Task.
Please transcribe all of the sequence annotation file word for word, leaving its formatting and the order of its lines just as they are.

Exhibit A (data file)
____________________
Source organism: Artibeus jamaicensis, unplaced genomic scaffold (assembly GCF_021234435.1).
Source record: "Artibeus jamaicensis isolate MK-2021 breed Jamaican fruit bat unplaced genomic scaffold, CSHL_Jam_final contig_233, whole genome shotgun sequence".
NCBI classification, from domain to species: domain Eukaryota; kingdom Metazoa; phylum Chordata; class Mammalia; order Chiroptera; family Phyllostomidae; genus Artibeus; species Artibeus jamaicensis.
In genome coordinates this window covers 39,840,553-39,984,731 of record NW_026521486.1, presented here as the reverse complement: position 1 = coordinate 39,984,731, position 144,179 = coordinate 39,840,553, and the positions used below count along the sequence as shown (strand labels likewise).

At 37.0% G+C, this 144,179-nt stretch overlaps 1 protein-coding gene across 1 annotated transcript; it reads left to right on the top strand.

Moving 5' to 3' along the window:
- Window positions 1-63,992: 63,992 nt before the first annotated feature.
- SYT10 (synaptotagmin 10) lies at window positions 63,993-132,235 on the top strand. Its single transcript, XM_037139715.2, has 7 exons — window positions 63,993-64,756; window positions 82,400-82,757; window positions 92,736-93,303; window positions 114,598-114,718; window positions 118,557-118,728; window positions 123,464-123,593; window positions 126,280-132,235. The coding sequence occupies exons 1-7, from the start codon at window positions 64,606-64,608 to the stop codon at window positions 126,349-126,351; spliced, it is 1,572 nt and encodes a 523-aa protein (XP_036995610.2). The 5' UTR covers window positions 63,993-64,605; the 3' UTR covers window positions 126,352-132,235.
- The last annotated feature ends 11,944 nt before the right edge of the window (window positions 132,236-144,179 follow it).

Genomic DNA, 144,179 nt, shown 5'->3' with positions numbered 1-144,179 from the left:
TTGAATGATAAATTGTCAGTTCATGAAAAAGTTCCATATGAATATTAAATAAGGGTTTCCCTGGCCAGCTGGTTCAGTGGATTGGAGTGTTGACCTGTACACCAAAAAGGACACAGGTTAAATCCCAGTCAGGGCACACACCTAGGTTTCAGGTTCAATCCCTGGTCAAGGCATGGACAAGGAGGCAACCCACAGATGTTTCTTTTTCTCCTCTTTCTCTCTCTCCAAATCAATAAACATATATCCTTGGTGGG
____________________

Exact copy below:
Source organism: Artibeus jamaicensis, unplaced genomic scaffold (assembly GCF_021234435.1).
Source record: "Artibeus jamaicensis isolate MK-2021 breed Jamaican fruit bat unplaced genomic scaffold, CSHL_Jam_final contig_233, whole genome shotgun sequence".
NCBI classification, from domain to species: domain Eukaryota; kingdom Metazoa; phylum Chordata; class Mammalia; order Chiroptera; family Phyllostomidae; genus Artibeus; species Artibeus jamaicensis.
In genome coordinates this window covers 39,840,553-39,984,731 of record NW_026521486.1, presented here as the reverse complement: position 1 = coordinate 39,984,731, position 144,179 = coordinate 39,840,553, and the positions used below count along the sequence as shown (strand labels likewise).

At 37.0% G+C, this 144,179-nt stretch overlaps 1 protein-coding gene across 1 annotated transcript; it reads left to right on the top strand.

Moving 5' to 3' along the window:
- Window positions 1-63,992: 63,992 nt before the first annotated feature.
- SYT10 (synaptotagmin 10) lies at window positions 63,993-132,235 on the top strand. Its single transcript, XM_037139715.2, has 7 exons — window positions 63,993-64,756; window positions 82,400-82,757; window positions 92,736-93,303; window positions 114,598-114,718; window positions 118,557-118,728; window positions 123,464-123,593; window positions 126,280-132,235. The coding sequence occupies exons 1-7, from the start codon at window positions 64,606-64,608 to the stop codon at window positions 126,349-126,351; spliced, it is 1,572 nt and encodes a 523-aa protein (XP_036995610.2). The 5' UTR covers window positions 63,993-64,605; the 3' UTR covers window positions 126,352-132,235.
- The last annotated feature ends 11,944 nt before the right edge of the window (window positions 132,236-144,179 follow it).

Genomic DNA, 144,179 nt, shown 5'->3' with positions numbered 1-144,179 from the left:
TTGAATGATAAATTGTCAGTTCATGAAAAAGTTCCATATGAATATTAAATAAGGGTTTCCCTGGCCAGCTGGTTCAGTGGATTGGAGTGTTGACCTGTACACCAAAAAGGACACAGGTTAAATCCCAGTCAGGGCACACACCTAGGTTTCAGGTTCAATCCCTGGTCAAGGCATGGACAAGGAGGCAACCCACAGATGTTTCTTTTTCTCCTCTTTCTCTCTCTCCAAATCAATAAACATATATCCTTGGTGGG